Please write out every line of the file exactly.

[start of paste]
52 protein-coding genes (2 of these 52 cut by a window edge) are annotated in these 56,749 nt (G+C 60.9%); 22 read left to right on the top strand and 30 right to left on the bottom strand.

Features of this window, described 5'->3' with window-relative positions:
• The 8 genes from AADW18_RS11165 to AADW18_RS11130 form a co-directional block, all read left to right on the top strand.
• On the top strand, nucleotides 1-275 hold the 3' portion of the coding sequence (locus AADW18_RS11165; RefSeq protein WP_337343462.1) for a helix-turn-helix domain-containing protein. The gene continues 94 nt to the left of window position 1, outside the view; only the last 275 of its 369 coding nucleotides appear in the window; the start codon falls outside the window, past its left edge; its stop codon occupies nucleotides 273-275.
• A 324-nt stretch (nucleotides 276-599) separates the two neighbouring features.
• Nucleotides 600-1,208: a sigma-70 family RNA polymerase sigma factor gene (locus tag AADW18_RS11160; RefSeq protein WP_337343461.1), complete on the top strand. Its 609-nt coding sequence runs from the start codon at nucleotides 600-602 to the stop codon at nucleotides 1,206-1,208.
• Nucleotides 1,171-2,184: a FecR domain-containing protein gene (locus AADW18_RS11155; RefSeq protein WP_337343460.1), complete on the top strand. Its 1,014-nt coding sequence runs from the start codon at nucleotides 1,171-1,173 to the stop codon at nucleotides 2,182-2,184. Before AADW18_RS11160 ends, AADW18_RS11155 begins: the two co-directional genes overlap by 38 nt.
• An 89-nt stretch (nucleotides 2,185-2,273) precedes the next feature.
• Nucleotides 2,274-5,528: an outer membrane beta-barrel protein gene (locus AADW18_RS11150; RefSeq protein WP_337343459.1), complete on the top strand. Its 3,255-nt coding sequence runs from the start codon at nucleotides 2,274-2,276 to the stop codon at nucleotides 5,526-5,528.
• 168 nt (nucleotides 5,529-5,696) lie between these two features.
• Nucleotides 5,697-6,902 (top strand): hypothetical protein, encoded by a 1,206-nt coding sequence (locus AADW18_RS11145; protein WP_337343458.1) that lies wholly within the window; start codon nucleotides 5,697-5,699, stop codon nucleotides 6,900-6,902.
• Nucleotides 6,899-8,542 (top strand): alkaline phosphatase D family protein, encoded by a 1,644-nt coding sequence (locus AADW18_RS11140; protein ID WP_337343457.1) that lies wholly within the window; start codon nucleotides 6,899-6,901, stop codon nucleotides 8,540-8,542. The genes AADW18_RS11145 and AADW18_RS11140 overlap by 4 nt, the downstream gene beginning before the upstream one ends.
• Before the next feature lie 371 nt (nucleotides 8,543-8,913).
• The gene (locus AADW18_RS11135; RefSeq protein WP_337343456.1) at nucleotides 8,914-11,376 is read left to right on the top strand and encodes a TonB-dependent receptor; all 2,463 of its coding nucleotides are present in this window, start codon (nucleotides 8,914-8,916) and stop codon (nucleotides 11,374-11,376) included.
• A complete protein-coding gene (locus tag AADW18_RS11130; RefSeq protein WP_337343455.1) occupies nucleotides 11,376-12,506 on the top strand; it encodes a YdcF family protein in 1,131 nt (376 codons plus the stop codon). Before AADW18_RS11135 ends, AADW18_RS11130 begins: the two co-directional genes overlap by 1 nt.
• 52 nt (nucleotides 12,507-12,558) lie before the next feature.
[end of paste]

52 protein-coding genes (2 of these 52 cut by a window edge) are annotated in these 56,749 nt (G+C 60.9%); 22 read left to right on the top strand and 30 right to left on the bottom strand.

Features of this window, described 5'->3' with window-relative positions:
• The 8 genes from AADW18_RS11165 to AADW18_RS11130 form a co-directional block, all read left to right on the top strand.
• On the top strand, nucleotides 1-275 hold the 3' portion of the coding sequence (locus AADW18_RS11165; RefSeq protein WP_337343462.1) for a helix-turn-helix domain-containing protein. The gene continues 94 nt to the left of window position 1, outside the view; only the last 275 of its 369 coding nucleotides appear in the window; the start codon falls outside the window, past its left edge; its stop codon occupies nucleotides 273-275.
• A 324-nt stretch (nucleotides 276-599) separates the two neighbouring features.
• Nucleotides 600-1,208: a sigma-70 family RNA polymerase sigma factor gene (locus tag AADW18_RS11160; RefSeq protein WP_337343461.1), complete on the top strand. Its 609-nt coding sequence runs from the start codon at nucleotides 600-602 to the stop codon at nucleotides 1,206-1,208.
• Nucleotides 1,171-2,184: a FecR domain-containing protein gene (locus AADW18_RS11155; RefSeq protein WP_337343460.1), complete on the top strand. Its 1,014-nt coding sequence runs from the start codon at nucleotides 1,171-1,173 to the stop codon at nucleotides 2,182-2,184. Before AADW18_RS11160 ends, AADW18_RS11155 begins: the two co-directional genes overlap by 38 nt.
• An 89-nt stretch (nucleotides 2,185-2,273) precedes the next feature.
• Nucleotides 2,274-5,528: an outer membrane beta-barrel protein gene (locus AADW18_RS11150; RefSeq protein WP_337343459.1), complete on the top strand. Its 3,255-nt coding sequence runs from the start codon at nucleotides 2,274-2,276 to the stop codon at nucleotides 5,526-5,528.
• 168 nt (nucleotides 5,529-5,696) lie between these two features.
• Nucleotides 5,697-6,902 (top strand): hypothetical protein, encoded by a 1,206-nt coding sequence (locus AADW18_RS11145; protein WP_337343458.1) that lies wholly within the window; start codon nucleotides 5,697-5,699, stop codon nucleotides 6,900-6,902.
• Nucleotides 6,899-8,542 (top strand): alkaline phosphatase D family protein, encoded by a 1,644-nt coding sequence (locus AADW18_RS11140; protein ID WP_337343457.1) that lies wholly within the window; start codon nucleotides 6,899-6,901, stop codon nucleotides 8,540-8,542. The genes AADW18_RS11145 and AADW18_RS11140 overlap by 4 nt, the downstream gene beginning before the upstream one ends.
• Before the next feature lie 371 nt (nucleotides 8,543-8,913).
• The gene (locus AADW18_RS11135; RefSeq protein WP_337343456.1) at nucleotides 8,914-11,376 is read left to right on the top strand and encodes a TonB-dependent receptor; all 2,463 of its coding nucleotides are present in this window, start codon (nucleotides 8,914-8,916) and stop codon (nucleotides 11,374-11,376) included.
• A complete protein-coding gene (locus tag AADW18_RS11130; RefSeq protein WP_337343455.1) occupies nucleotides 11,376-12,506 on the top strand; it encodes a YdcF family protein in 1,131 nt (376 codons plus the stop codon). Before AADW18_RS11135 ends, AADW18_RS11130 begins: the two co-directional genes overlap by 1 nt.
• 52 nt (nucleotides 12,507-12,558) lie before the next feature.